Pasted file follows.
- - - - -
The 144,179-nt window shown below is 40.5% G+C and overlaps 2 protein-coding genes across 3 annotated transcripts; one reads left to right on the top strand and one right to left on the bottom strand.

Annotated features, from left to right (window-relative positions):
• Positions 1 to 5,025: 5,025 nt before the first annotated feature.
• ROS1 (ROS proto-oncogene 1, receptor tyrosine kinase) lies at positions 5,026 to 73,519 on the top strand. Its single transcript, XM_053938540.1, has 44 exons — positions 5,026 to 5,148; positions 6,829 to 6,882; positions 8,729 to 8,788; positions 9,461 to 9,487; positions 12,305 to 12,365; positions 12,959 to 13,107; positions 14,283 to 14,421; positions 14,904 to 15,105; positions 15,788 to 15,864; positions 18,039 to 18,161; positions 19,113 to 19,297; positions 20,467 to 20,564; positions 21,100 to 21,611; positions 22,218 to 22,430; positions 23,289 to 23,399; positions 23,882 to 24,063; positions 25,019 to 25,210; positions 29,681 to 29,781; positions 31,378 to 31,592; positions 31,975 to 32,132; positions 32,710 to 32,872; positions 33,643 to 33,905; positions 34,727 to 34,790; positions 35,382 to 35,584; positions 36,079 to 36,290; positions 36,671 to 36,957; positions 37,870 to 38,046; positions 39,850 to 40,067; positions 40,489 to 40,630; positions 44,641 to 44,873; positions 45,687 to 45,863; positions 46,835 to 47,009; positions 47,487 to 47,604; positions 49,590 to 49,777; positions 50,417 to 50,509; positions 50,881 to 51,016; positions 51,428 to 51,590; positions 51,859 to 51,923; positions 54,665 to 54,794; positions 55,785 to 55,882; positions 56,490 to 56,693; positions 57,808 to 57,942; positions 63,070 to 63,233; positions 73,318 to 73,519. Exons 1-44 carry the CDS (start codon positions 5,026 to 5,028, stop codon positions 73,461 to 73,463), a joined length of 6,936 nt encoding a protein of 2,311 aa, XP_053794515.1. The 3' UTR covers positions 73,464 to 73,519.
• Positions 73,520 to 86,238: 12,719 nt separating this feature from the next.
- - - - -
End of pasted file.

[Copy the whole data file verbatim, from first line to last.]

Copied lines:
The 144,179-nt window shown below is 40.5% G+C and overlaps 2 protein-coding genes across 3 annotated transcripts; one reads left to right on the top strand and one right to left on the bottom strand.

Annotated features, from left to right (window-relative positions):
• Positions 1 to 5,025: 5,025 nt before the first annotated feature.
• ROS1 (ROS proto-oncogene 1, receptor tyrosine kinase) lies at positions 5,026 to 73,519 on the top strand. Its single transcript, XM_053938540.1, has 44 exons — positions 5,026 to 5,148; positions 6,829 to 6,882; positions 8,729 to 8,788; positions 9,461 to 9,487; positions 12,305 to 12,365; positions 12,959 to 13,107; positions 14,283 to 14,421; positions 14,904 to 15,105; positions 15,788 to 15,864; positions 18,039 to 18,161; positions 19,113 to 19,297; positions 20,467 to 20,564; positions 21,100 to 21,611; positions 22,218 to 22,430; positions 23,289 to 23,399; positions 23,882 to 24,063; positions 25,019 to 25,210; positions 29,681 to 29,781; positions 31,378 to 31,592; positions 31,975 to 32,132; positions 32,710 to 32,872; positions 33,643 to 33,905; positions 34,727 to 34,790; positions 35,382 to 35,584; positions 36,079 to 36,290; positions 36,671 to 36,957; positions 37,870 to 38,046; positions 39,850 to 40,067; positions 40,489 to 40,630; positions 44,641 to 44,873; positions 45,687 to 45,863; positions 46,835 to 47,009; positions 47,487 to 47,604; positions 49,590 to 49,777; positions 50,417 to 50,509; positions 50,881 to 51,016; positions 51,428 to 51,590; positions 51,859 to 51,923; positions 54,665 to 54,794; positions 55,785 to 55,882; positions 56,490 to 56,693; positions 57,808 to 57,942; positions 63,070 to 63,233; positions 73,318 to 73,519. Exons 1-44 carry the CDS (start codon positions 5,026 to 5,028, stop codon positions 73,461 to 73,463), a joined length of 6,936 nt encoding a protein of 2,311 aa, XP_053794515.1. The 3' UTR covers positions 73,464 to 73,519.
• Positions 73,520 to 86,238: 12,719 nt separating this feature from the next.